Luckily, because humans resist force, influence actually works better to transmit values and behavioral standards. Kids CHOOSE to do the right thing, because they want to "follow" our lead.
Effective Guidance includes:
Empathic limits - We guide kids daily in their behavior, and often that involves setting limits. Kids can't hit, run in the street, or throw their food at each other. If we set those limits harshly, they'll eventually learn them, but with lots more resistance. If we set limits with an understanding of their perspective ("You are so mad, but I won't let you hurt your brother! Come, I'll help you tell him how you feel") kids feel understood, and accept those limits more readily. They're more likely to share, rather than resist, parents’ expectations.
Connection - When kids start to feel disconnected -- because they're angry, because we're angry, because we've been apart from them all day, etc -- they act out until we can heal the disconnect. When kids feel connected to us, they're open to our influence. They WANT to behave, to cooperate, to please us. Since we're the most important people in our child's world, children are predisposed to listen to our guidance, as long as they're convinced we're on their side. Punishment erodes this connection, because we're intentionally hurting the child, either physically or emotionally.
Empathy - When our "go-to" response to our child is empathy, he develops empathy for others -- even siblings! They treat others well because they care what others feel. As my teenage son said, "When I was little, you helped me see that the things I did could hurt people, or help them. I didn't want to cause hurt." Empathy is the foundation of morality.
Empower to Repair - We all make mistakes, and every one of us has at one time or another damaged a relationship we care about. Kids need to know they can make amends. Once your child has calmed down, help her reflect on what she might do to rebuild what's broken. But resist the urge to make this into a punishment, or your child will resist and miss the deeper lesson.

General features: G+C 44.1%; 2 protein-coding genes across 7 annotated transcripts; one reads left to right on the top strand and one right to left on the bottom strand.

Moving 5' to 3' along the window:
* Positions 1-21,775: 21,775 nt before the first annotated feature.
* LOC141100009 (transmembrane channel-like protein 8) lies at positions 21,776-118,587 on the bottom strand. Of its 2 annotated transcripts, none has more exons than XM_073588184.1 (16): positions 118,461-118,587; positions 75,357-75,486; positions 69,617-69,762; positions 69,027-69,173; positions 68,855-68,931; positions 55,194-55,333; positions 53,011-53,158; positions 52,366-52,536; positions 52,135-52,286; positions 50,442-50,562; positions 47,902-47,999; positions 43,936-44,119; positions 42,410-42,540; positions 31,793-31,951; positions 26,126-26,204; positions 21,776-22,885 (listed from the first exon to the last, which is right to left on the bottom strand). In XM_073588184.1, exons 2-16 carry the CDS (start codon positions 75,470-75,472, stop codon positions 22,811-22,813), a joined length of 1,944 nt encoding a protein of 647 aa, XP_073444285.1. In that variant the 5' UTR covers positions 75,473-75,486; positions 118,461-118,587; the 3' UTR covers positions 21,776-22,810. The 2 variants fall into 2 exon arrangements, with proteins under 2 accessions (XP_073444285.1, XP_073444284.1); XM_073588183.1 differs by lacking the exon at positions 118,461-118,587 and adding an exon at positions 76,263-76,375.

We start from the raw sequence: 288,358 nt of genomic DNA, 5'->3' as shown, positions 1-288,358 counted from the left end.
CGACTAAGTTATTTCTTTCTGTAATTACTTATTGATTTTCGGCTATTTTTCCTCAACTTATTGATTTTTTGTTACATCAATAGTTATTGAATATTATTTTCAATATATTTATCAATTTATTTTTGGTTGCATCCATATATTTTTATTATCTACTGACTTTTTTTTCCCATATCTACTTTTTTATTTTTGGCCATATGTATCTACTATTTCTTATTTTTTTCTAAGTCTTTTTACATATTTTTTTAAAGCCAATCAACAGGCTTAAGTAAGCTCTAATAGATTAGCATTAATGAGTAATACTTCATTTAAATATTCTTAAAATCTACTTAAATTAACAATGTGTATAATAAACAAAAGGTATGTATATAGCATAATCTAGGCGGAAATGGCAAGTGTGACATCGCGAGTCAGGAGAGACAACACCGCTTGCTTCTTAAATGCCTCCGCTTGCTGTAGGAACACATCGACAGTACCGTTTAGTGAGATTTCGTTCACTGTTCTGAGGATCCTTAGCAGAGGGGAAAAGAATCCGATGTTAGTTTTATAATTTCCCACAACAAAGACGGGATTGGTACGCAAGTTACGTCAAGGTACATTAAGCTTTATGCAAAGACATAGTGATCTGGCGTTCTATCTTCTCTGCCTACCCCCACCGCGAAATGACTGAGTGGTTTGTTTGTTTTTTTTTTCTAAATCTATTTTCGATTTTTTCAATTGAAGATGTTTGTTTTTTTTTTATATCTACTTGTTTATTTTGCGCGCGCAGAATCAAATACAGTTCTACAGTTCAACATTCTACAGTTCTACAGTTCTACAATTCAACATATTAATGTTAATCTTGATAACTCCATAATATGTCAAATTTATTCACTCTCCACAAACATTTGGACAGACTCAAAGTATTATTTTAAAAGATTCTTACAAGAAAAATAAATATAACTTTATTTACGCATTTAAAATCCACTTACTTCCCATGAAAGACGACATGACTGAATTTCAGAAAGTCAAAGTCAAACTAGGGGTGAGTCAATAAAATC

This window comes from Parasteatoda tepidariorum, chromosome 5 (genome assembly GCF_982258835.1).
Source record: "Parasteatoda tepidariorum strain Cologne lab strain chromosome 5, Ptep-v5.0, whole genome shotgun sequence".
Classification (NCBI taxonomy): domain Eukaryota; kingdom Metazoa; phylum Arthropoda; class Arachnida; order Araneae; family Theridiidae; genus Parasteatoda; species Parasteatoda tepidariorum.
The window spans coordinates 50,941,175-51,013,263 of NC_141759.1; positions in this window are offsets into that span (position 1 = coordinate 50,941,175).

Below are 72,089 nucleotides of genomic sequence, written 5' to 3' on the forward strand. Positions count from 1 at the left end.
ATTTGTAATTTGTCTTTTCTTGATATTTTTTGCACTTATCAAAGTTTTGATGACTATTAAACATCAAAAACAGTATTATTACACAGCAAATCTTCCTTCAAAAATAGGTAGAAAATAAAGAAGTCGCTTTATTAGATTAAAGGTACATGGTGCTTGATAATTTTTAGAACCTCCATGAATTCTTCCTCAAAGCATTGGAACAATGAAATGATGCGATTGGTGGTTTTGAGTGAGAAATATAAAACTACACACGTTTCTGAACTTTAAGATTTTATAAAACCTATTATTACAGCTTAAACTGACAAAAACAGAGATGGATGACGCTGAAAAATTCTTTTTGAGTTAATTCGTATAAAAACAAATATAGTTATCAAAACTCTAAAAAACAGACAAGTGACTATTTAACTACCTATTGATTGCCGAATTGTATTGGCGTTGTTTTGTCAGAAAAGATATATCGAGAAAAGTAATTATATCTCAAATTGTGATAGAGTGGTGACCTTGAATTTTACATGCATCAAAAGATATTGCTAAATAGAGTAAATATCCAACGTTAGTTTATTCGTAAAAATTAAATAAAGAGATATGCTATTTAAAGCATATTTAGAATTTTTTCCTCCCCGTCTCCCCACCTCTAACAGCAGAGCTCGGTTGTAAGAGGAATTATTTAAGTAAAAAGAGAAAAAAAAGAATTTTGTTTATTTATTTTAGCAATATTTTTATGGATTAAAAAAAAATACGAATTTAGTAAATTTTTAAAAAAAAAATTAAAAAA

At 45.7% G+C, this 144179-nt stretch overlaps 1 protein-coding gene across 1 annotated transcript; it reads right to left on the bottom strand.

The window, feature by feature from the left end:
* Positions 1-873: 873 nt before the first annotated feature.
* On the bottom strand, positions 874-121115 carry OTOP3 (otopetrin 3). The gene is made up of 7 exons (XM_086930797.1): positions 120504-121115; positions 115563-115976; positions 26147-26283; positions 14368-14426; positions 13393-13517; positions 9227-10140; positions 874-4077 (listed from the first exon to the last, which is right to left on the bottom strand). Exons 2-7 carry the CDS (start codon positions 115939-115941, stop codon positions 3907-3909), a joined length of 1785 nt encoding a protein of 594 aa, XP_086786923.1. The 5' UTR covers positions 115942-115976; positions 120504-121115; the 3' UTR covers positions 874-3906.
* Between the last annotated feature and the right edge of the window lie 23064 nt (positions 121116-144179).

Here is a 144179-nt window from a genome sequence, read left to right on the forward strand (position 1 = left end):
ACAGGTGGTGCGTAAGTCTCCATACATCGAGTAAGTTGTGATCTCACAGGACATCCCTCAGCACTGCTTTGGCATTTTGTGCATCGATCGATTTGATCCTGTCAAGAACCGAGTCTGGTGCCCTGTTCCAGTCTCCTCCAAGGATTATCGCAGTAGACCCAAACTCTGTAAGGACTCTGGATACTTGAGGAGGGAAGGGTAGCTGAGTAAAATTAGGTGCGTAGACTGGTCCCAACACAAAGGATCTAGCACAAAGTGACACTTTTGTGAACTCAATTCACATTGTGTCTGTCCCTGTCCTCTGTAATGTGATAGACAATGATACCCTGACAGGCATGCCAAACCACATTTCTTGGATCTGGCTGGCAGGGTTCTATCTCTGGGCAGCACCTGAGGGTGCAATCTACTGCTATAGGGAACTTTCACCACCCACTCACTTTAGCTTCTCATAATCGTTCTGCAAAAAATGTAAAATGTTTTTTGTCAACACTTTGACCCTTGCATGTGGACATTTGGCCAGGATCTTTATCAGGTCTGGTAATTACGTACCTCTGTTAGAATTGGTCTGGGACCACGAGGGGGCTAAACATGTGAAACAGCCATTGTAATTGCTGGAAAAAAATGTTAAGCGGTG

Emotion Coaching - When kids learn to manage their emotions, they can manage their behavior, so they're ABLE to behave and cooperate. We only gain control of our emotions by befriending them. Start by accepting your child's full range of emotion with as much compassion as you can muster, and lots of roughhousing play to work through feelings and anxiety. This gives your child the support she needs to understand and regulate her emotions, so she can behave as her best self. She learns that actions must be limited, but that she is more than enough, exactly as she is -- complete with all her complicated emotions. That feeling of “goodness” is what helps all of us make progress toward our good intentions.
Modeling - Children learn their values and emotional regulation from what parents DO, not from what we SAY. As my teenage daughter said, "You always listened to us and tried to work things out and you didn't punish us. So we learned to listen to each other, and other people, and to try to work things out so it works for everyone, and we don't use force to get our way." Notice this is the foundation that keeps kids from participating in bullying.
Discussion - Children learn from experience accompanied by reflection. It's our job to provide the opportunities for reflection. That means LOTS of talking and listening with our child, daily. If you only talk when there's a problem, you can count on lots of problems.
Helping your child take responsibility for his actions happens every day that you set empathic limits, connect, empathize, empower your child to repair, emotion coach, model, and discuss.
You'll notice that much of this is prevention. Prevention is always the most effective strategy, because once kids "misbehave" your options are more limited. Luckily, when you parent this way, kids don't act out as much. Once you get out of the habit of punishing and see how much your child WANTS to cooperate, you won't miss punishment at all."-AHA Parentingg